Business & Economy

Rupee Trading Boosts ‘Financial Inclusion’ in Global South: Indian Diplomat

© AP Photo / Rajanish KakadeSalesmen wait for customers at a wholesale cloth market in Mumbai, India, on May 4, 2022.
Salesmen wait for customers at a wholesale cloth market in Mumbai, India, on May 4, 2022. - Sputnik India, 1920, 12.04.2023
India's Prime Minister Narendra Modi has said that India would strive to address the issues of the Global South, including the food and fuel crisis, during its G20 presidency.
The ongoing push by India to encourage trade in the Indian rupee and other local currencies is promoting “financial inclusion” in the Global South, an Indian diplomat told Sputnik on Wednesday.

“We have begun trading in rupees with nearly 30 countries. This helps to address the problems of food, fuel and fertilizers,” said Ashish Sinha, a joint secretary at the Ministry of External Affairs (MEA) at the G20 secretariat.

The diplomat added that expanding the scope of rupee trading doesn't mean that New Delhi is “discarding” the US dollar altogether.
Sinha was one the main speakers at a conference titled "India’s G20 Moment: Forging an Inclusive World Order," organized by the New Delhi-based India Writes Network and the Centre for Global India Insights (CGII).

Sinha noted that besides the growing momentum of trading in local currencies among low and middle-income nations, India’s domestic payments system United Payments Interface (UPI), is also being increasingly used for carrying out cross-border trade and sending remittances.

The Indian official underscored that achieving “financial inclusion” for countries of the Global South is one of the main priorities of India’s G20 presidency, as stated by Prime Minister Narendra Modi.
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Sinha also highlighted that New Delhi sought inputs from almost every low and middle-income nation on their respective concerns in the lead-up to the Voice of the Global South Summit hosted by India in January.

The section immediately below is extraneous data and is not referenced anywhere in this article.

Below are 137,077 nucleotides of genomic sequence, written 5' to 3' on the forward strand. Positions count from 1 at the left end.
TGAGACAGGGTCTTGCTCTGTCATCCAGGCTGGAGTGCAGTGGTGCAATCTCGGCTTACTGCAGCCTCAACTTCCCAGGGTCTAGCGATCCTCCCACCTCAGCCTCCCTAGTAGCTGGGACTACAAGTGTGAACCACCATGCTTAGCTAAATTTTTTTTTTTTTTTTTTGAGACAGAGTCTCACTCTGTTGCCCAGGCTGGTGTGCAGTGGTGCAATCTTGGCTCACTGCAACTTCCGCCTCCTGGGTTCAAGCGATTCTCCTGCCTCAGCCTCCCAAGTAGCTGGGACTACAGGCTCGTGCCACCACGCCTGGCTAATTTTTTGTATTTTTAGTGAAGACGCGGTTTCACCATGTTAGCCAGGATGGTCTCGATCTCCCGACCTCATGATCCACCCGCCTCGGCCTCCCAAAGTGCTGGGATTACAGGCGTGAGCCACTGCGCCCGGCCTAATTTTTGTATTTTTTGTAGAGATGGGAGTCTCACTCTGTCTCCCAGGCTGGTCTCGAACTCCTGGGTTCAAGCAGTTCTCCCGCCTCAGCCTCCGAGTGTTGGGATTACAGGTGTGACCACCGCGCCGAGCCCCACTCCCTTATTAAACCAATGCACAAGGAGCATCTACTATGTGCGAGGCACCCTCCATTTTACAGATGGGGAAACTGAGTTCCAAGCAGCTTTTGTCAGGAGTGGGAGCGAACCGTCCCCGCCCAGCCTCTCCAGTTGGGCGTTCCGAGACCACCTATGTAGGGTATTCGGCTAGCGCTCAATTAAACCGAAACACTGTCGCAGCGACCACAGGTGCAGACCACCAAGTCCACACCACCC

Over 125 countries attended the summit.

Trade in National Currencies

The push towards ditching the US dollar and switching to trading in local currencies has been accelerated by the Western sanctions against Russia following the start of its special military operation in Ukraine last February.
The sanctions led to a spike in global food and fuel prices amid efforts to phase out Russian commodities from global supply chains. However, most developing countries didn’t accept the Western sanctions and are looking at local currency trade to circumvent them.
The push towards de-dollarization is being led by BRICS countries, with the bloc reportedly mulling the idea of floating a currency of its own. China has been looking to internationalize the yuan, while Russia has been encouraging trade in its currency the ruble.
Indian rupee  - Sputnik India, 1920, 05.04.2023
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For its part, India’s new foreign trade policy, released this month, calls for encouraging the use of the rupee in bilateral trade and investment deals with other countries.
While the push towards de-dollarization is expected to erode the hegemony of the US dollar, it still remains the most dominant currency in the global financial architecture.
As per the International Monetary Fund (IMF), the dollar’s share of global foreign-exchange reserves in central banks fell below 59 percent in 2021, marking a two-decade low.
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